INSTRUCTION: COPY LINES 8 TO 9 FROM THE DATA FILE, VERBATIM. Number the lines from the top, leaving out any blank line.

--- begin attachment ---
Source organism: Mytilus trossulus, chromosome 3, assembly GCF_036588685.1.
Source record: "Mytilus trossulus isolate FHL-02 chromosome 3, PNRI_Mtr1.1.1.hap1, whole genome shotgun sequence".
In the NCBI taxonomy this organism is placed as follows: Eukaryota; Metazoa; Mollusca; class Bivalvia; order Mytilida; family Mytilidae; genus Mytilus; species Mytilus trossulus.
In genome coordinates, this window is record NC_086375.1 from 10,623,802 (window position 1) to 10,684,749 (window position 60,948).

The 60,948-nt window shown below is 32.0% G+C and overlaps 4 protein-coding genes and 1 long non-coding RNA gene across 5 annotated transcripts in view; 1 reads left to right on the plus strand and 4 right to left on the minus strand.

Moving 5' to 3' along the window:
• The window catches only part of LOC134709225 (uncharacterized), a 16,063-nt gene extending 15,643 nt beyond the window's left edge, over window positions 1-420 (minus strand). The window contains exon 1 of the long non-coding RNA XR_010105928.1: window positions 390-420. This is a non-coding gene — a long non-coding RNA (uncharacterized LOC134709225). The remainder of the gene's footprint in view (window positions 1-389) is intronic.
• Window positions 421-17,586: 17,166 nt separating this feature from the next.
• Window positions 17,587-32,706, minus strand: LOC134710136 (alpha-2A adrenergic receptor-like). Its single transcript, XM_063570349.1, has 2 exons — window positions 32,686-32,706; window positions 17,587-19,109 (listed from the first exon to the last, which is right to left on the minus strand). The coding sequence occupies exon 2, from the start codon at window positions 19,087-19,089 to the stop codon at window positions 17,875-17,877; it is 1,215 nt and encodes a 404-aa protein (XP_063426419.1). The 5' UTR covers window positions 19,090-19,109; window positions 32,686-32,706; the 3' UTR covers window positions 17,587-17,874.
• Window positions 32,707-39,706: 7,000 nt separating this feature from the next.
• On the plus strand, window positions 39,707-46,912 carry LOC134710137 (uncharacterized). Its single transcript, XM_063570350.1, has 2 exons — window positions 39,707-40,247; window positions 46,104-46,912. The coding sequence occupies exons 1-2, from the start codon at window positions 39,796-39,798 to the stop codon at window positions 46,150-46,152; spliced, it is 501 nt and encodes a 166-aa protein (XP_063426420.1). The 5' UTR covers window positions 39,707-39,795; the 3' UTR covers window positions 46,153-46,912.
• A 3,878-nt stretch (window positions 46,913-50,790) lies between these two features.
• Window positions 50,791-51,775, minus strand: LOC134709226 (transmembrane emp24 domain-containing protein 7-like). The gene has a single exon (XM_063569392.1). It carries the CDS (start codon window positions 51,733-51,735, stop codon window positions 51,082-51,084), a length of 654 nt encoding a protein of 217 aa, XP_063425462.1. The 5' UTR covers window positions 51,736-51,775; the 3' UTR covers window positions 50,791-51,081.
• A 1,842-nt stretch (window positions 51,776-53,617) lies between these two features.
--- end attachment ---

• Window positions 421-17,586: 17,166 nt separating this feature from the next.
• Window positions 17,587-32,706, minus strand: LOC134710136 (alpha-2A adrenergic receptor-like). Its single transcript, XM_063570349.1, has 2 exons — window positions 32,686-32,706; window positions 17,587-19,109 (listed from the first exon to the last, which is right to left on the minus strand). The coding sequence occupies exon 2, from the start codon at window positions 19,087-19,089 to the stop codon at window positions 17,875-17,877; it is 1,215 nt and encodes a 404-aa protein (XP_063426419.1). The 5' UTR covers window positions 19,090-19,109; window positions 32,686-32,706; the 3' UTR covers window positions 17,587-17,874.